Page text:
4 min read

Part 9: The Apps We Need [Nexus Newsletter #133]

Hey friends,

Today, we're continuing our series on Nexus Lore: the core concepts that come up again and again in this newsletter, on the Nexus podcast, in the Nexus Foundations course, in Nexus Pro gatherings, and in the community chatroom.

If you want to start at the beginning, check out our white paper with all 10 parts: Nexus Lore.

Lore is never written by one person, so send us your feedback for v2!

The Apps We Need

There are endless application providers in the Startup Swamp. There's also endless hype around the mythical "single pane of glass", the "digital twin", the "building operating system", and the "smart building platform".

And yet, having seen it all, there's still room for improvement in how well today's applications meet building owners' true needs.

The transition to a horizontal architecture will (theoretically) set application providers free. They can stop focusing on deploying infrastructure layers, then repurpose all that time and resources towards building better software.

So what do we need that we don't already have?

First, most applications do just three things: they collect, visualize, and analyze data. And while the insights produced can be used to enhance a bunch of different workflows in the average portfolio, the user needs to exit out of the application to actually get sh*t done.

What if smart building applications were built around workflows instead of built around flooding us with "insights"? What if applications were focused on automating human tasks, helping reach outcomes easier, and enabling better collaboration?

Take fault detection and diagnostics (FDD), for example. Diagnostics can be used to enhance a bunch of different workflows in the average building, including energy management, capital planning, equipment maintenance, and commissioning. But FDD applications aren't built around any of those workflows, are they?

Shouldn't we have energy management, capital planning, equipment maintenance, and commissioning apps that are based on the actual workflow of each user persona and underpinned by the same FDD insights, context, and data set?

For example, if a facility manager receives a hot/cold call and opens it up in the maintenance app, shouldn't she see the active faults on upstream equipment, the status of preventative maintenance tasks, historical trends on how many people were in that space, the design occupancy of the space, and a calendar feed that shows how many people will be in the space for the rest of the week?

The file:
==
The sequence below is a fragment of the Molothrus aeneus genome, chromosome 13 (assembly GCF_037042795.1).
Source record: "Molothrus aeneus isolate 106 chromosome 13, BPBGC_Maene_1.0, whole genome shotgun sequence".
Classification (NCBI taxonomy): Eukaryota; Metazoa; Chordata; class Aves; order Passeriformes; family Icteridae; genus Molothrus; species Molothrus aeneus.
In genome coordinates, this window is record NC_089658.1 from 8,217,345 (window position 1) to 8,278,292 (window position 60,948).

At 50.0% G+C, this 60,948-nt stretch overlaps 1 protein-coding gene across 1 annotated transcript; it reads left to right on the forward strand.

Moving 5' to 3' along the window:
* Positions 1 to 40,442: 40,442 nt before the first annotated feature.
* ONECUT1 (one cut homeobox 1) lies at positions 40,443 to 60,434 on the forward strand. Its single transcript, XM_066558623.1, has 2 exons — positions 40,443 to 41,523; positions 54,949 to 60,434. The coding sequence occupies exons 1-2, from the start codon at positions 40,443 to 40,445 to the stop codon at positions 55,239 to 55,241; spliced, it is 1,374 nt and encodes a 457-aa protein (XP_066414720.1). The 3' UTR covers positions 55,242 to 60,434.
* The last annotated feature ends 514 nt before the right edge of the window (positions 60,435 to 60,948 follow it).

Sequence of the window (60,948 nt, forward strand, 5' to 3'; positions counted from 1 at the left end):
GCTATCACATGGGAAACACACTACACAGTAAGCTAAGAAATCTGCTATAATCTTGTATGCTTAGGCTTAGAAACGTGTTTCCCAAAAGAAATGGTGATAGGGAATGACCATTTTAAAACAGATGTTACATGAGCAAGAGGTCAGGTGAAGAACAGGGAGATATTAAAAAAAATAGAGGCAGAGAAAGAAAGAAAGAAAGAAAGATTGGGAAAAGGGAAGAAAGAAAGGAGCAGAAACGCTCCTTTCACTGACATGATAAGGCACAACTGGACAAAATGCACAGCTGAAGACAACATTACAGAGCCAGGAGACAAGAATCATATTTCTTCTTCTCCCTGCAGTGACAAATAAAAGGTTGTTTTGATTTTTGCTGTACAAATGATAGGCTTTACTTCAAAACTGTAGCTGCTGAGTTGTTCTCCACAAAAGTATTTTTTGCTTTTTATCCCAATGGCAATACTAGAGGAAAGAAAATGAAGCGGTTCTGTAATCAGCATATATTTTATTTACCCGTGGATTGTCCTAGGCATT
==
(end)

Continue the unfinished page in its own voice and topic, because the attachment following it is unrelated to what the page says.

And when the FDD analytics discover an energy conservation measure she wants to implement, wouldn’t it be nice if she could send that into an energy management and/or capital planning app, where her teammates can group it with similar measures into a project and analyze the financials, seek budget approval, seek financing, etc?

And wouldn’t it be nice if the other apps were aware of the progress of implementation so they didn’t bug me with new alerts about that opportunity? And when the energy conservation measure gets implemented, couldn’t it trigger a workflow in the commissioning app, which would rely on the analytics in a slightly different way to track the completion, facilitate functional testing, and verify the results?

Okay, let's stop the daydreaming. In summary: we need persona-specific, contextually integrated applications that are designed around digitizing and automating human workflows.

Do you agree? How does this need apply beyond FDD?

Let us know on LinkedIn,

—James Dice, Founder of Nexus Labs

P.S. Dates have been announced for Cohort 5 of our Foundations course. Mark your calendar if you're interested in joining us!

✖ At the Nexus

Here’s everything worth sharing from Nexus HQ this week:

★ PODCAST: 🎧 #106: A day in the life of a digitized, decarbonized buildingEpisode 106 is a conversation with Drew DePriest, Facility Management Technology Lead at CBRE and Kat West, Vice President, Sustainability at JLL.

We walked through a day in the life of a digitized and decarbonized building. What are the major features, what challenges are there, where can technology help, and what are the major themes that came up throughout the fictional day.


★ FROM THE ARCHIVE: Why did Arcadia acquire Urjanet?



  • Subject Matter Expert Workshop: CEO at BuiltSpace Technologies Corporation, Rick Rolston presented on Motor Monitoring
    and Analytics. (Replay)
  • Subject Matter Expert Workshop: Co-Founder and CTO at Senseware, Julien Stamatakis, lead as the subject matter expert on how Real-Time IAQ Data Drives Modern Building Management. (Replay)
  • Member Gathering: James and Pro member Brian Vaughn of Cushman Wakefield will discuss the key ways technology is transforming building operations. James and Pro member Andrew Knueppel, also of Cushman Wakefield, will discuss the three categories of MSIs in the marketplace today. Plus, breakout rooms for networking!

Join Nexus Pro now to get the invites and access to the recordings.


★ ON LINKEDIN: Taking one building to net zero is no easy feat. It takes vision and the right leadership. Taking an entire university campus to net zero requires even more...


★ READ OF THE WEEK: The Great Energy Disconnect: Lessons Learned from the Pandemic on Commercial Office Energy Use  


👋 That's all for this week. See you next Tuesday!